Blanck Mass, Bonnacons of Doom, Dialect: 24 Kitchen Street, Liverpool

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Blanck Mass

Blanck Mass

Blanck Mass played 24 Kitchen Street for Liverpool Music Week and Getintothis’ Sinead Nunes had an unconventionally electronic Hallowe-evening.

If you’ve made it this far, it means you managed to survive the hordes over “Halloweek”.

No longer is Halloween reserved to just one night of the year; no, “Halloweek” is the order of the day, with gurning zombies and cast offs from Stranger Things inhabiting every nook and cranny of Liverpool’s club scene.

24 Kitchen Street tonight, then, provided a haven for those keen on synths, not scares.

Blanck Mass (Benjamin John Power, one half of droneband Fuck Buttons) stole the show with a set that truly captured the imaginations of everyone involved. Pairing visuals Rorschach-inspired visuals with an all-consuming sound offensive, the experimental electronic artist sated his audience with an inarguably vibrant set of sonic bliss.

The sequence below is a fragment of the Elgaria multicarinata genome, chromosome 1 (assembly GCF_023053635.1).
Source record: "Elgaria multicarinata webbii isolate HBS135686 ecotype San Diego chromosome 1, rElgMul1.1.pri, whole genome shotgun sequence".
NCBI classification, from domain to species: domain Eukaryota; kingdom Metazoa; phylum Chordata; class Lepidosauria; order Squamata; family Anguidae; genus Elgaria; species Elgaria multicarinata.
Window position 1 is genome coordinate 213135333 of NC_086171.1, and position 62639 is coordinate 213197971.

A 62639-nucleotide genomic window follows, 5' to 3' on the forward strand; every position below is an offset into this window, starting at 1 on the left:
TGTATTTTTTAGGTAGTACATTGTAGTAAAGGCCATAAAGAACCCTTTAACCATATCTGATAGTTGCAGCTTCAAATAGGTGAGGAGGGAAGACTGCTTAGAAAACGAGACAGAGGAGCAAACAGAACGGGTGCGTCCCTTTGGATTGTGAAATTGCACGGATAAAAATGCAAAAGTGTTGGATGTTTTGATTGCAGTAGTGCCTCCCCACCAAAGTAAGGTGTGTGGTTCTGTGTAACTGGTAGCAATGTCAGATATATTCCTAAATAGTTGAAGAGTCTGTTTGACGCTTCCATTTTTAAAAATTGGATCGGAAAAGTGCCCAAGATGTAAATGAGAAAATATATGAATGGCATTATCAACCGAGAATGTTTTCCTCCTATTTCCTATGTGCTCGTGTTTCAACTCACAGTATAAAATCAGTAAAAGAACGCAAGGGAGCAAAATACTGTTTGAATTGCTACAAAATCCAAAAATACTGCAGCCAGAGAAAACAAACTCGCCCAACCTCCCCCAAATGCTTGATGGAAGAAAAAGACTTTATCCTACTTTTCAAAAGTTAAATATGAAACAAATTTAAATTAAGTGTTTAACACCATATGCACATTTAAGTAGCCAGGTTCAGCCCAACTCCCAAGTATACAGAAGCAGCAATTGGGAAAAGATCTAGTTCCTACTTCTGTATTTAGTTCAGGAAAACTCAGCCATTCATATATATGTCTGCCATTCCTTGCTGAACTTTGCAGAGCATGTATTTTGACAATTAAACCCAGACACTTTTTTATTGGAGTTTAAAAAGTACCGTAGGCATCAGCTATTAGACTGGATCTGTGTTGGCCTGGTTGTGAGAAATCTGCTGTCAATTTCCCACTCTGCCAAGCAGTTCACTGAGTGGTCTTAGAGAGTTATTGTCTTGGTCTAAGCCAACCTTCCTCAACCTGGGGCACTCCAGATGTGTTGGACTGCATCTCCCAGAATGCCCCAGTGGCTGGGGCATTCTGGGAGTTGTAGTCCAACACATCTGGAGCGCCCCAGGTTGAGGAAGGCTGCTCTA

This solo project, sitting somewhere between post-rock, experimental and drone feels like an electronic sub-genre of metal; Power’s screamo vocals, belted over the crowd as he hung from the stage’s rig punctuated the set, which also featured choral samples and chants, bringing raw energy to the already buzzing life of the gig.

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Opening the show, solo artist and multi-instrumentalist Dialect (aka Liverpool-based musician and Outfit frontman Andrew PM Hunt) presented his original score of found sounds, field recordings, and fractured instrumentation.

Tranquil and immersive, Dialect’s synth-infused shifting sonic soundscapes, pair simple electronic piano and guitar riffs with complex layers of digitised sound.

Presented in dialogue with a screen of montaged videos gleaned from social media, the overall effect managed to juggle a sense of humour with the darkly addictive world of the internet.

Bridging the gap between Dialect and the headline act, Liverpool’s own noise rockers Bonnacons of Doom took over the stage at Kitchen Street, flooding the room with no less than 13 cape-clad band members.

The cult drone noisemakers provided appropriately haunting support for this Halloween night jaunt, with ghoulish vocals and a heavy, thumping cacophony of sound.

Images by Getintothis’ Lucy McLachlan

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